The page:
Robbie is headed full speed towards the terrible twos, no question. He has been willful, cranky, even mean the last few weeks. Today seemed exceptionally bad.
He woke up crabby. He balked at getting dressed until I finally got frustrated enough to pass him to David, announcing sharply, "Your turn." I flounced off. Five hours of sleep simply wasn't enough to wrestle alligators first thing in the morning.
He had a 10:15 appointment to get his Synagis shots this morning. Normally they're given at a clinic close to home but that was last week when he had 102 fever. This make up clinic was on the other side of the city. He grumped and whined most of the way there. The appointment went about as well as expected. Two shots- one in each leg- and he was hysterical. This I can handle. We do this every month, all winter long. Some hugs, a pacifier, wipe his tears, sing him a song, all better.
Then we headed to bunch with a friend and her son. I was really looking forward to it, partly because I took a diet break and was salivating at the notion of some carbs, partly because I really like this friend and looked forward to her company, and partly because we really aren't venturing out into public a lot this winter and I've been a little cabin-feverish.
But the restaurant was a complete nightmare. There was a short wait for a table during which time we waited outside. Robbie thought running into the traffic lane was a great idea. When I tried to redirect him to something slightly less lethal, he had a temper tantrum. I shot the other waiting patrons an apologetic look and was met with disapproving glares. No sympathy here.
We were seated shortly thereafter and enjoyed approximately 2 minutes of quiet. Then started the whining. Not just whining, but really, shrieking. That's his latest trick, you see- the shrieking. When anything doesn't go quite his way, whether he's been told no or just can't reach something he wants, he shrieks. It's painful. In brighter news, he may have a future as a glass etcher.
At one point, my friend's little boy (who is just a few weeks younger than Robbie) had the audacity to take one of his crayons. It was ugly. Robbie balled his fists tightly, clenched his face into a scowl and trembled with anger. And of course, more shrieking. Busboys came by and tried to make him smile. He was unimpressed. Waitresses expressed sympathy at the sad little boy. I did my best to soothe him, alternating him between my lap and his chair a number of times, each eliciting only brief minutes of peace. I considered abandoning my meal uneaten, my companion unattended, and just giving up. I glanced around seeking something, someone, someplace that would soothe him, but there was nothing.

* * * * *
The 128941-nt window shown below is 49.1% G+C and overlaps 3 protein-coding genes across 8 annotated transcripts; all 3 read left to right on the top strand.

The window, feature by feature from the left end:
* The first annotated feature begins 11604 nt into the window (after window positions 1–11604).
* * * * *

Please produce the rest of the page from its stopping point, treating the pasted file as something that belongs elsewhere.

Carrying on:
My friend's son seemed confused. Why was this boy so upset? At one point he decided to try out a few shrieks himself. I apologized to my friend. Robbie had infected him. I idly wondered if I had enough money in my account to pay for the meals of every one around us. I was suddenly grateful my friend had chosen the noisier, busier restaurant over the quiet bakery I had considered.
As the meal continued he did finally settle down a little bit, becoming more sad and tired than enraged. I abandoned the plan I'd had to have his hair cut today and prayed he'd sleep on the way home. My prayers were answered.
At home, he napped only a brief time longer. Though I was chagrined that he'd slept less than an hour, he woke in a decent enough mood. The respite was brief. Soon the willful monster reared his head and we endured more shrieking, more shoving, more defiance. At least this time it only pierced our eardrums and not the ears of unsuspecting restaurant patrons.
There were better moments, of course. Between the shrieks, there were smiles, giggles, hugs. But it was still one of those nights where I was counting the minutes until bedtime.
David had a work event, so I was on my own. I used that as an excuse to start bedtime a little early. It'll take longer to do it by myself. I should allow myself an extra half hour. In the end, Robbie went down about 15 minutes earlier than usual. I think he was asleep before I left the room.
I collapsed in a heap of exhaustion and listened to his music playing through the monitor. A few minutes later I needed to return something to his room. I paused at his crib, smiling at the sight of him.
He was sound asleep, his breathing heavy and peaceful. He was in the same position I'd left him when I kissed him goodnight, but now his pacifier was hanging half out of his mouth. The eyes which had only hours before been filled with mischief and fury were now soft and peaceful; his hands which had shoved me aside when I dared get in his way now lay softly as his side. The unruly hair I'd wanted to cut today lay across his forehead and brushed his eyelashes.
I stroked his head, brushing his hair back, still amazed how soft both his skin and his hair is. He stirred a little. His squeak wasn't so much happy as it was content. He nestled into his pillow a little tighter. His breathing deepened again.
I stood and watched him a long moment. I shook my head in wonderment. This child of such beauty and life, could he truly be mine? Could something so perfect be part of me?
I thought of my life even 2 years ago, wondering if I'd ever even have need of a crib; if I'd ever see a child fill it. Here I am, doing just that. Watching this crazy, wild, willful, strong, beautiful child sleeping off a day of wonderment, new experiences, learning, trying and failing, trying and winning, of love.
I know how he feels. I am exhausted from the experiences, the wonderment, the winning and failing....the love. It is good. I am fulfilled.